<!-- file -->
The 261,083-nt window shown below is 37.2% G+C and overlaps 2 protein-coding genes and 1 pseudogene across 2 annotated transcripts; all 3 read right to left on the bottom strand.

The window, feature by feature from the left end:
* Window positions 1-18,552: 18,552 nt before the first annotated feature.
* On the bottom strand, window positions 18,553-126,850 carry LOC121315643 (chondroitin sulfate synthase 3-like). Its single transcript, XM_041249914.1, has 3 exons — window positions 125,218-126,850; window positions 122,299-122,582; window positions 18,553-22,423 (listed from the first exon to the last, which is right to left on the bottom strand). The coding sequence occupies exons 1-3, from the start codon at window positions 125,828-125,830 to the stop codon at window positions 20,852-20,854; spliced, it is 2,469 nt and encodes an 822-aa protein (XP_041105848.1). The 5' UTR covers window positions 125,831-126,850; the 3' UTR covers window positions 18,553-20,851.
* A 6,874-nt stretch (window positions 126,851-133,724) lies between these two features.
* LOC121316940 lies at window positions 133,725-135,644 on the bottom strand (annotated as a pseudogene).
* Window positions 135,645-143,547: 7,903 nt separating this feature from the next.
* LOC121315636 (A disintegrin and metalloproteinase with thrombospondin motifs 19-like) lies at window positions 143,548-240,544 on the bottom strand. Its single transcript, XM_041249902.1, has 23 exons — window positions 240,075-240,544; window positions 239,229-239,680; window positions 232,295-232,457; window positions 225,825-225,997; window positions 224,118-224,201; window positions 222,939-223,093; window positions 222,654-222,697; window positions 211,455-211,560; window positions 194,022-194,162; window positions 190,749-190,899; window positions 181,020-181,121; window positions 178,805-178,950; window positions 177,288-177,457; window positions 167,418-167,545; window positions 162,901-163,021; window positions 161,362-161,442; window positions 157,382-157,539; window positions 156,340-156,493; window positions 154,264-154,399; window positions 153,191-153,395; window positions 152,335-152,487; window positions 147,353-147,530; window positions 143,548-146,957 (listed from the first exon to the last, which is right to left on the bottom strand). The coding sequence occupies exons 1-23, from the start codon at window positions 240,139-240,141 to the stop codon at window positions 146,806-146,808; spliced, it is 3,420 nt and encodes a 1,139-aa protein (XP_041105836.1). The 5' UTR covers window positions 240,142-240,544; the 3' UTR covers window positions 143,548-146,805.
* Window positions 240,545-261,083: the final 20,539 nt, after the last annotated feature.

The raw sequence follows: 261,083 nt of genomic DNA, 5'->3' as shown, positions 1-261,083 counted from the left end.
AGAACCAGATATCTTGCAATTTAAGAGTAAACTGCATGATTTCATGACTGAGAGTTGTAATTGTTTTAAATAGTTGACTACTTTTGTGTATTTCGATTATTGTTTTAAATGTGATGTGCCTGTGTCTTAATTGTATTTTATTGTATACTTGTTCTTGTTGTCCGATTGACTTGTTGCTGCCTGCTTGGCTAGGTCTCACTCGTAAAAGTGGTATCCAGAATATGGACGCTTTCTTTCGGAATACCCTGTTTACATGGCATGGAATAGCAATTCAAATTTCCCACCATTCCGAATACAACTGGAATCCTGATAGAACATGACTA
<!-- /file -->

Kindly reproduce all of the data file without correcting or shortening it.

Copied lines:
The 261,083-nt window shown below is 37.2% G+C and overlaps 2 protein-coding genes and 1 pseudogene across 2 annotated transcripts; all 3 read right to left on the bottom strand.

The window, feature by feature from the left end:
* Window positions 1-18,552: 18,552 nt before the first annotated feature.
* On the bottom strand, window positions 18,553-126,850 carry LOC121315643 (chondroitin sulfate synthase 3-like). Its single transcript, XM_041249914.1, has 3 exons — window positions 125,218-126,850; window positions 122,299-122,582; window positions 18,553-22,423 (listed from the first exon to the last, which is right to left on the bottom strand). The coding sequence occupies exons 1-3, from the start codon at window positions 125,828-125,830 to the stop codon at window positions 20,852-20,854; spliced, it is 2,469 nt and encodes an 822-aa protein (XP_041105848.1). The 5' UTR covers window positions 125,831-126,850; the 3' UTR covers window positions 18,553-20,851.
* A 6,874-nt stretch (window positions 126,851-133,724) lies between these two features.
* LOC121316940 lies at window positions 133,725-135,644 on the bottom strand (annotated as a pseudogene).
* Window positions 135,645-143,547: 7,903 nt separating this feature from the next.
* LOC121315636 (A disintegrin and metalloproteinase with thrombospondin motifs 19-like) lies at window positions 143,548-240,544 on the bottom strand. Its single transcript, XM_041249902.1, has 23 exons — window positions 240,075-240,544; window positions 239,229-239,680; window positions 232,295-232,457; window positions 225,825-225,997; window positions 224,118-224,201; window positions 222,939-223,093; window positions 222,654-222,697; window positions 211,455-211,560; window positions 194,022-194,162; window positions 190,749-190,899; window positions 181,020-181,121; window positions 178,805-178,950; window positions 177,288-177,457; window positions 167,418-167,545; window positions 162,901-163,021; window positions 161,362-161,442; window positions 157,382-157,539; window positions 156,340-156,493; window positions 154,264-154,399; window positions 153,191-153,395; window positions 152,335-152,487; window positions 147,353-147,530; window positions 143,548-146,957 (listed from the first exon to the last, which is right to left on the bottom strand). The coding sequence occupies exons 1-23, from the start codon at window positions 240,139-240,141 to the stop codon at window positions 146,806-146,808; spliced, it is 3,420 nt and encodes a 1,139-aa protein (XP_041105836.1). The 5' UTR covers window positions 240,142-240,544; the 3' UTR covers window positions 143,548-146,805.
* Window positions 240,545-261,083: the final 20,539 nt, after the last annotated feature.

The raw sequence follows: 261,083 nt of genomic DNA, 5'->3' as shown, positions 1-261,083 counted from the left end.
AGAACCAGATATCTTGCAATTTAAGAGTAAACTGCATGATTTCATGACTGAGAGTTGTAATTGTTTTAAATAGTTGACTACTTTTGTGTATTTCGATTATTGTTTTAAATGTGATGTGCCTGTGTCTTAATTGTATTTTATTGTATACTTGTTCTTGTTGTCCGATTGACTTGTTGCTGCCTGCTTGGCTAGGTCTCACTCGTAAAAGTGGTATCCAGAATATGGACGCTTTCTTTCGGAATACCCTGTTTACATGGCATGGAATAGCAATTCAAATTTCCCACCATTCCGAATACAACTGGAATCCTGATAGAACATGACTA